What is a menstrual cup?
For those who are unaware of what a menstrual cup is, allow me to enlighten you: a menstrual cup is a menstrual hygiene device which is inserted into the vagina during menstruation. In the spirit of Menstrual Hygiene Day let’s look at the pros, cons and my very own experience using the cup.
The menstrual cup was introduced to me as the “diva cup”, straightaway my response was “It could never be me.” It sounded so uncomfortable and nobody really knew enough about it, at the time (it was 2014) it was a seemingly western idea and honestly a nonstarter.
Five years later tholukuthi ngacouldeka. (It could be me!)
My first menstrual cup was from my aunt. It came in a velvety little pouch and smelt like coconut body mist. She threw two at me and just said “I use these because they save money.” Nothing more, nothing less. I quickly went on to YouTube and looked up videos of how to use the bloody thing. (Pun intended)
It was really weird and I remember thinking this will not fly. Here’s the link to the video that helped me.
My period came and I decided to try it out. I used a pad as well just in case things went sideways.
It was about two hours later that I went to check and to my surprise, not even a single drop. I was amazed because at first I could I could feel it and every single time I moved it would remind me of its presence. After about 4 more hours I decided to change it and it was barely even full. If it were not for the menstrual cup I would not have been aware of how much blood we actually lose when on your period, only after 5 years did I discover that you lose only 2 – 3 tablespoons of blood.
Using pads made me think I was losing a whole lot more and that I bleed throughout the day but I slowly realized that it’s only certain times and it doesn’t have to be as messy as you think it is. I am GRATEFUL that was introduced to the cup when I was because water shedding combined with being on your period is torture. Personally I pop it in first thing in the morning and go about 8 to 12 hours depending on my activity. If I’m not moving around it doesn’t move around so I’m 90 percent certain I won’t stain. When taking it out you just pour out the contents and rinse it and it’s ready for use again. The reason I love it the most is because it reduces odor, because the blood is being collected in the cup and there’s a vacuum like mechanism, it never gets exposed to air. (The bacteria in the air + blood = odor) It’s a life saver. For most women, “that time of the month” can be likened to the valley of the shadow of death, menstrual cups make it a little less uncomfortable.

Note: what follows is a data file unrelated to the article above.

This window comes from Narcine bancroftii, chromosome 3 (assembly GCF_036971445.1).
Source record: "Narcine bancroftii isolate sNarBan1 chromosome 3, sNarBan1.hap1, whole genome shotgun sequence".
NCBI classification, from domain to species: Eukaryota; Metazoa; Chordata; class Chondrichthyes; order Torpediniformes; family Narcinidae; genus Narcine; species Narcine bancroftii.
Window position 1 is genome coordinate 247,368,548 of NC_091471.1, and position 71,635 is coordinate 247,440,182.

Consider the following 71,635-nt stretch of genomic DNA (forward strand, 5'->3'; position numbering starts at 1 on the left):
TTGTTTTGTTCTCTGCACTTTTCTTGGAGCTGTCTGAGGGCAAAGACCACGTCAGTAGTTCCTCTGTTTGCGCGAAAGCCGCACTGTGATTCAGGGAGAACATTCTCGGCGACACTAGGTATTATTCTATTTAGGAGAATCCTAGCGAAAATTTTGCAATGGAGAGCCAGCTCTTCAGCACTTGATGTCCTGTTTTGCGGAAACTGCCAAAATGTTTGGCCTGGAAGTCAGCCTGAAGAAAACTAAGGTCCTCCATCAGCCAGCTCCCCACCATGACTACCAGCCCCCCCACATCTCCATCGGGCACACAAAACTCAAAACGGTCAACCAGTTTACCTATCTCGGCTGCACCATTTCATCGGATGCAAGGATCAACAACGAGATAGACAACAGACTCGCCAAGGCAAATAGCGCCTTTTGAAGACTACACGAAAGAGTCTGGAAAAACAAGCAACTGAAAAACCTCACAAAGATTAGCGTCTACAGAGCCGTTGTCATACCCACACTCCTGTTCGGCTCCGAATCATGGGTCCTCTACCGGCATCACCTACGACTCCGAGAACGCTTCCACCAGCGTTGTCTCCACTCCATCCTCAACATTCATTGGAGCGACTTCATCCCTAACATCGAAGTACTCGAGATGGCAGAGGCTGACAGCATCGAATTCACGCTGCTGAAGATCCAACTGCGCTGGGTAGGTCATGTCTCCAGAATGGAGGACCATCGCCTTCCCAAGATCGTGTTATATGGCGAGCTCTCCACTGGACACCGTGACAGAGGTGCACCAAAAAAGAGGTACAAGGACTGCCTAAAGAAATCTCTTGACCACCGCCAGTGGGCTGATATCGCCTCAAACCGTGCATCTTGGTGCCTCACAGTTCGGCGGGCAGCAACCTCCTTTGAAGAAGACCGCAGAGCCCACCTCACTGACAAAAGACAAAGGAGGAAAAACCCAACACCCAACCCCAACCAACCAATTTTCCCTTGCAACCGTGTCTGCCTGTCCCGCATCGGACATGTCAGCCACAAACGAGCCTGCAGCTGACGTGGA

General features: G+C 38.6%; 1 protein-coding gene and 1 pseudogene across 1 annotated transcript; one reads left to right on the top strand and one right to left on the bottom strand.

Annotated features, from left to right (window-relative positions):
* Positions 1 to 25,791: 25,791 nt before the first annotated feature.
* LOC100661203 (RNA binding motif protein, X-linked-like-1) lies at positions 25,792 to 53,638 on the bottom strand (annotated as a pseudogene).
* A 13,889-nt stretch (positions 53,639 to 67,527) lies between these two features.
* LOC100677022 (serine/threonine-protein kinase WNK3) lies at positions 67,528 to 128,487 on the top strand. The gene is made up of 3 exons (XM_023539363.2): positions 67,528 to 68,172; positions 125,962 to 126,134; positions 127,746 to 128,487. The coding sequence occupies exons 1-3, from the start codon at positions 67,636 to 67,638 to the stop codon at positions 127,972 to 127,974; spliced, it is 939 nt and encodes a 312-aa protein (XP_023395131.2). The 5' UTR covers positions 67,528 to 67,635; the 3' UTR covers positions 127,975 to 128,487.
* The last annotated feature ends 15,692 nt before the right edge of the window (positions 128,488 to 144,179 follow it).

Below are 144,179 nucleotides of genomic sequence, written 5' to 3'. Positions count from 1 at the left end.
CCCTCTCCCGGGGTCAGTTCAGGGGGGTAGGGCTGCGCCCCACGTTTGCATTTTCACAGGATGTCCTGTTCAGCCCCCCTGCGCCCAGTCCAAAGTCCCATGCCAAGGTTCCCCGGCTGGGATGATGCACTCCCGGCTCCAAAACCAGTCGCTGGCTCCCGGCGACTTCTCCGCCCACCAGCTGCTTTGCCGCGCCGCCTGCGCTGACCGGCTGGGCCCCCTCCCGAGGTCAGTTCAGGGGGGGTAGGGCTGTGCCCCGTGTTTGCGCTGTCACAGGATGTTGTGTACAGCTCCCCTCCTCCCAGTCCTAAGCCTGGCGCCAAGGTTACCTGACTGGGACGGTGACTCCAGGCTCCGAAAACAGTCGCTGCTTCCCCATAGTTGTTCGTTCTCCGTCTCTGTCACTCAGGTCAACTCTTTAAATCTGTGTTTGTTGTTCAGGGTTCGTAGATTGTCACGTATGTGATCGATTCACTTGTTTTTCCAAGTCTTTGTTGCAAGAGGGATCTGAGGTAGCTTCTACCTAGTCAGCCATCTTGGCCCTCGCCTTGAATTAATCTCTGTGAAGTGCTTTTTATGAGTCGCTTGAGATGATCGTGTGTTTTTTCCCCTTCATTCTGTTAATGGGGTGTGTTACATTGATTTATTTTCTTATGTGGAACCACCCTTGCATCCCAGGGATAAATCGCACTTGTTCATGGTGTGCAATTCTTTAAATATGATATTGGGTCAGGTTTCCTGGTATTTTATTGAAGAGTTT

Pros in a nutshell
- Cuts down costs. 1 menstrual cup lasts a while depending on maintenance.
- Less of a mess,
- Ideal for situations where water is scarce
- For my Kirsty Conventry’s, you can swim even when you’re on your period
- Can last 8-12 hours as opposed to tampons where you run the risk of getting Toxic Shock Syndrome if they aren’t changed regularly
Unfortunately it’s not fool proof. It has its downsides.
I didn’t always and I still don’t always get the insertion part right. If it doesn’t sit well it won’t work as well as it should and it will be mad uncomfortable. It’s more or less like learning how to drive a car, you’ll know what to do but it’ll be difficult at first and like my dad said “Driving is one of those things you can never master, you learn more and more as you go on.” The same can be said about using a menstrual cup. It’s difficult, scary and new so expect trial and error.
My advice to you is to read up and watch as many reaction videos online. Different people experience different things and to be honest you’ll learn a lot from them, I certainly have. From there you can gauge whether or not it’s for you. From there you can buy them from there you take over. Be patient with yourself and always remember you’re human. Aaliyah said it best “If at first you don’t succeed, dust yourself off and try again.”
Cups can last you about 6 to 18 months depending on the quality of the cup and how well you take care of it. Before you use it I suggest you put it in warm water so that it’s not too cold for your body, also it will be easier to mold and insert. Make sure your hands are clean and don’t have any chemicals on it. Here is an article on the dos and don’ts of cleaning and storage of a menstrual cup.
With storage, you ought to store it in a dry, ventilated area: the pouch I got was ideal, it isn’t airtight. YOU DON’T WANT THAT.
Overall it’s a good idea to look into getting a menstrual cup, it’s cheaper, reusable and allows more room for you to be you because being on your period can be really uncomfortable. Please don’t read this and feel like you have to try it out. Different strokes for different folks, it is alright if you want that cup to pass you. (Pun intended) Just wanted to let you know my experience with it.